Talking Dirt – A World Without Soil

April 19, 2018

An essential mixture of organic matter, minerals, gases, liquids, and organisms that together support life – soil. You’ve likely heard about the environmental importance of soils, but just how important are they? Let’s take a look at the importance of soil and what would happen if it disappeared from our planet.

First, let’s peel back the layers of our soil profile to understand the importance of each layer. The uppermost layer of soil on the earth’s surface is called the topsoil. Topsoil is made up of nutrient-rich organic matter which is essential for the growth of healthy plants. This organic matter is derived from decomposing plant matter and organisms. Within this layer lives beneficial microbes, fungi, and earthworms which feed on the organic matter. The lower level is called the parent material and is primarily made up of decomposing rock; providing the raw material for future topsoil as well as a substrate for deeply rooted plants to anchor into.

So the question becomes – Could our planet ever run out of soil? The answer is yes. Most articles state that our topsoil could be depleted within a short 40 to 60 years. It takes approximately 100 years to create 1inch (2.54cm) of topsoil. What could cause our topsoil to deplete so quickly? There are multiple contributors to the degradation of topsoil include equipment compaction during forestry operations, removing shelter belts for increased farmable land, removing topsoil for construction purposes, etc. All of these practices could result in wind and water erosion such as plow winds or flooding, leaving our soils bare of topsoil.

How does this affect the environment? Soil is essential and the foundation for plant life. Healthy topsoil helps to protect our planet against flooding, but it can also preserve water during drought periods. To be able to grow healthy plants we require water and nutrients retained in our soil. Plants are essential to our planet and naturally convert carbon dioxide into oxygen through photosynthesis. This is the primary way carbon is removed from our atmosphere. If plant populations collapsed worldwide, carbon emissions would drastically increase while oxygen levels decrease.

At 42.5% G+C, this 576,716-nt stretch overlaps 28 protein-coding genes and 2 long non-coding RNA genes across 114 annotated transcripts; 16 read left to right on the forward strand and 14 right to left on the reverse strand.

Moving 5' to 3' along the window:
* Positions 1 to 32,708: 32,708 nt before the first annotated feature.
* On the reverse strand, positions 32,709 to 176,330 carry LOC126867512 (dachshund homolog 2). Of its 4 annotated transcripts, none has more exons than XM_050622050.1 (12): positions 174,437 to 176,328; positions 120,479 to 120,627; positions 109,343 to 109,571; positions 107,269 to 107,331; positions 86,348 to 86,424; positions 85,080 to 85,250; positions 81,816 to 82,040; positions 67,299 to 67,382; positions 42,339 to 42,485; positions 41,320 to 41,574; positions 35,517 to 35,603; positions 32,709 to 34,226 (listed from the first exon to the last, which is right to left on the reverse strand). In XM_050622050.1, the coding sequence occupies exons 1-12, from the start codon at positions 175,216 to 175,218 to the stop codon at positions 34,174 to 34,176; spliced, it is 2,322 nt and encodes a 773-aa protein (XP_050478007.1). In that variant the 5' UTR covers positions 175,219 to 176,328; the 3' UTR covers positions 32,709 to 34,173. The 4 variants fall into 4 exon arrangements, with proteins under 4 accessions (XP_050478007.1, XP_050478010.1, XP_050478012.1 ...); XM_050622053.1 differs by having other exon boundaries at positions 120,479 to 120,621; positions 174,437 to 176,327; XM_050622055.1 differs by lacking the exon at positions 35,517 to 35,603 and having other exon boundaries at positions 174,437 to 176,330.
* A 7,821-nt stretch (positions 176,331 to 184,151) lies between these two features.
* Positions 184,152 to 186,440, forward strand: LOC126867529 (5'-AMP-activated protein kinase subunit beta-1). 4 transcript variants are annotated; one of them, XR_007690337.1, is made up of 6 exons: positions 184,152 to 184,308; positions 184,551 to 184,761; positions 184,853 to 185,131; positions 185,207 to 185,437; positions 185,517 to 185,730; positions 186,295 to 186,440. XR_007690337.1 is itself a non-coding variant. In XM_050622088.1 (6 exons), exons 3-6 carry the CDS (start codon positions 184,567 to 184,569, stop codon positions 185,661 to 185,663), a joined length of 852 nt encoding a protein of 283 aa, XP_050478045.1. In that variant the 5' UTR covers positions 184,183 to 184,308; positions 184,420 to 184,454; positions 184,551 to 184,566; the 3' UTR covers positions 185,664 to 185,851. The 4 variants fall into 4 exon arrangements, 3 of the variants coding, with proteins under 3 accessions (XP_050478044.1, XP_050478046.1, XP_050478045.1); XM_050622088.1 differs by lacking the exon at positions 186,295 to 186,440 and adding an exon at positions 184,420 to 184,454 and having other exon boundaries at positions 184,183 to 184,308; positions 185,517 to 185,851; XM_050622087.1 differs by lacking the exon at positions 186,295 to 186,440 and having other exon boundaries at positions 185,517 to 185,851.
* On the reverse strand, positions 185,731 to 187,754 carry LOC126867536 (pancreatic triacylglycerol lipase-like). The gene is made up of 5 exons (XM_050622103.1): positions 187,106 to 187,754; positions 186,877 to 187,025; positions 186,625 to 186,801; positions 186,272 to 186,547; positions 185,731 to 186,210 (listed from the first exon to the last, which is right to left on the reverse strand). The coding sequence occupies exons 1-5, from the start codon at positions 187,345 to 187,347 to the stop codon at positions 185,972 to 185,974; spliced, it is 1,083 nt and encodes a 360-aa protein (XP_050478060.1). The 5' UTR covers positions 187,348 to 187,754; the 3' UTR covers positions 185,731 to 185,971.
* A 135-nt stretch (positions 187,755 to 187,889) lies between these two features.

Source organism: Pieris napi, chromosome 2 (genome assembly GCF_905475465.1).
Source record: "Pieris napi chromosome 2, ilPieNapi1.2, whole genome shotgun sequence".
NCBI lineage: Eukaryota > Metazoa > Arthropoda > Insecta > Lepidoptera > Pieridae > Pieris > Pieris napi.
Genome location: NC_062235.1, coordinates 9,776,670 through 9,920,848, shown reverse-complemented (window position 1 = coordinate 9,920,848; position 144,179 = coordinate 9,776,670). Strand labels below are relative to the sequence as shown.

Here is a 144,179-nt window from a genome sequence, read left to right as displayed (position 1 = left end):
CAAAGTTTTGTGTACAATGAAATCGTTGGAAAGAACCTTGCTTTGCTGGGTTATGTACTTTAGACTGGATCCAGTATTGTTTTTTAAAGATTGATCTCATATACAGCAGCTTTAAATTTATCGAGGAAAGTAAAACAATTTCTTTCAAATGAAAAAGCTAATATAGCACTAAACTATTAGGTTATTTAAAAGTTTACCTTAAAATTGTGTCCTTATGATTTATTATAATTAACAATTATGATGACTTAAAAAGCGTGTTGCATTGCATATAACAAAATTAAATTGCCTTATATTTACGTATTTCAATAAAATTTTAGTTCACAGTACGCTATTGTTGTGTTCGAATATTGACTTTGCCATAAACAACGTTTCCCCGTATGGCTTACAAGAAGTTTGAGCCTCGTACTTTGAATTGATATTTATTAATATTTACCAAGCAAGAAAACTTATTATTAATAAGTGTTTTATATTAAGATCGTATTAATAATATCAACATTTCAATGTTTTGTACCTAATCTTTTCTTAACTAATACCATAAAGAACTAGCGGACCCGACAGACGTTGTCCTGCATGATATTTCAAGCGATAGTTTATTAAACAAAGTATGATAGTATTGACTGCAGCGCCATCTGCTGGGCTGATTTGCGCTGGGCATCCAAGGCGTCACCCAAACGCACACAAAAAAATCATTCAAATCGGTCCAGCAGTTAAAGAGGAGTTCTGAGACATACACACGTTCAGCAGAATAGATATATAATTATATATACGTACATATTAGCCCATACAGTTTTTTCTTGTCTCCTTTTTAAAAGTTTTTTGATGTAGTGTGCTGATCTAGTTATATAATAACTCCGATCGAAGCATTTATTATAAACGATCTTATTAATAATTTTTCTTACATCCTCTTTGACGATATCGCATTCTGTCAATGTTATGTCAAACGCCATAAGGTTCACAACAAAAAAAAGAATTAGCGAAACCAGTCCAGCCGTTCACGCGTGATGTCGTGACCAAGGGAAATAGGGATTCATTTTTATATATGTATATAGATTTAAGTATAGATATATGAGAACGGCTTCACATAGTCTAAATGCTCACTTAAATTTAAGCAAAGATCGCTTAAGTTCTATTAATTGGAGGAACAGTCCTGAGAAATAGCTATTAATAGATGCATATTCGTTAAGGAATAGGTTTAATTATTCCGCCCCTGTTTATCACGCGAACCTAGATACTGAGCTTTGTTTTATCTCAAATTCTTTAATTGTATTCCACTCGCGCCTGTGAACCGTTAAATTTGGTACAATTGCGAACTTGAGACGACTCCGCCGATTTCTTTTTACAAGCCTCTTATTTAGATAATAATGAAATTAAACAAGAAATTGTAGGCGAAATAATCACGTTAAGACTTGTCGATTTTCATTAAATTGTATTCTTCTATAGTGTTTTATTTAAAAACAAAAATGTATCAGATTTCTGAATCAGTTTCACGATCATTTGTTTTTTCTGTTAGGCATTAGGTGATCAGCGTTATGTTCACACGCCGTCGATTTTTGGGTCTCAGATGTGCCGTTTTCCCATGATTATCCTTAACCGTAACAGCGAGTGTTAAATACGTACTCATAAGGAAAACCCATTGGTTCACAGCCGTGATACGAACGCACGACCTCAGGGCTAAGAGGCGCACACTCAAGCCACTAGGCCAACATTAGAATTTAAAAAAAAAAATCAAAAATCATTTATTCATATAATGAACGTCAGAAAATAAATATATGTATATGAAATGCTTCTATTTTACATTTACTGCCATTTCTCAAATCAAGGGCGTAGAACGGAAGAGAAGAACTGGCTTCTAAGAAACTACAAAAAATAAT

How can you help? There are several simple tips Loraas recommends that can protect and preserve our precious soil. First, support Saskatchewan farmers and buy local products. Small-scale agricultural operations are often better for the health of the soil. This is because most farmers take the health of their land into consideration and institute sustainable practices during operations. Second, learn more about soils and their importance to the planet; especially around your home. To help you can add more outdoor plants, make a rain garden, or minimize hard surfaces around your property like concrete pads. Lastly, you can, “Turn your Spoil into Soil.” By this, we mean turning your organic waste into quality soil by composting. Why out more on the importance of composting here. Composting is an art and requires time and space. If this is not feasible for you, no worries. Loraas is in the process of developing an organics program. Stay in touch as our website will have more details in the future to out more. Together we can make help conserve the soil!



The Humboldt Foundation. 2015. Business Line. When There Is No Soil Left In This World. Accessed: 2 March 2018. 

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